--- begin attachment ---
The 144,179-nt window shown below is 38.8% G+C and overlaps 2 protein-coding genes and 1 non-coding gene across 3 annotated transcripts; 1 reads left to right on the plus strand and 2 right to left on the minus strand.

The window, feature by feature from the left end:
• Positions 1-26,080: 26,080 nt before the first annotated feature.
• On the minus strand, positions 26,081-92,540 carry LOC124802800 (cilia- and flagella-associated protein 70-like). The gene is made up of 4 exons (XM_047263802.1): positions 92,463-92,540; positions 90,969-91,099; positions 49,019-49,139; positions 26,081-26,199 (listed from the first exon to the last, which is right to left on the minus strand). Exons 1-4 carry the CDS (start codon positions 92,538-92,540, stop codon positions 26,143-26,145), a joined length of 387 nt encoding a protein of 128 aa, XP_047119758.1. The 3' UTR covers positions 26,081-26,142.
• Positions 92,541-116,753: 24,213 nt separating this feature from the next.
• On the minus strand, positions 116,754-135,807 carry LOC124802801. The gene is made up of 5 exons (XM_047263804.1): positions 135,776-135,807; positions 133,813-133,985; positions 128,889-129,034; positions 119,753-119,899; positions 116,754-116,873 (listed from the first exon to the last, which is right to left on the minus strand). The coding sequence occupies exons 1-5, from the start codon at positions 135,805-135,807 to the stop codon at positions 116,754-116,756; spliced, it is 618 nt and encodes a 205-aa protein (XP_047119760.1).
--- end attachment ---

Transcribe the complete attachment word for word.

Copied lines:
The 144,179-nt window shown below is 38.8% G+C and overlaps 2 protein-coding genes and 1 non-coding gene across 3 annotated transcripts; 1 reads left to right on the plus strand and 2 right to left on the minus strand.

The window, feature by feature from the left end:
• Positions 1-26,080: 26,080 nt before the first annotated feature.
• On the minus strand, positions 26,081-92,540 carry LOC124802800 (cilia- and flagella-associated protein 70-like). The gene is made up of 4 exons (XM_047263802.1): positions 92,463-92,540; positions 90,969-91,099; positions 49,019-49,139; positions 26,081-26,199 (listed from the first exon to the last, which is right to left on the minus strand). Exons 1-4 carry the CDS (start codon positions 92,538-92,540, stop codon positions 26,143-26,145), a joined length of 387 nt encoding a protein of 128 aa, XP_047119758.1. The 3' UTR covers positions 26,081-26,142.
• Positions 92,541-116,753: 24,213 nt separating this feature from the next.
• On the minus strand, positions 116,754-135,807 carry LOC124802801. The gene is made up of 5 exons (XM_047263804.1): positions 135,776-135,807; positions 133,813-133,985; positions 128,889-129,034; positions 119,753-119,899; positions 116,754-116,873 (listed from the first exon to the last, which is right to left on the minus strand). The coding sequence occupies exons 1-5, from the start codon at positions 135,805-135,807 to the stop codon at positions 116,754-116,756; spliced, it is 618 nt and encodes a 205-aa protein (XP_047119760.1).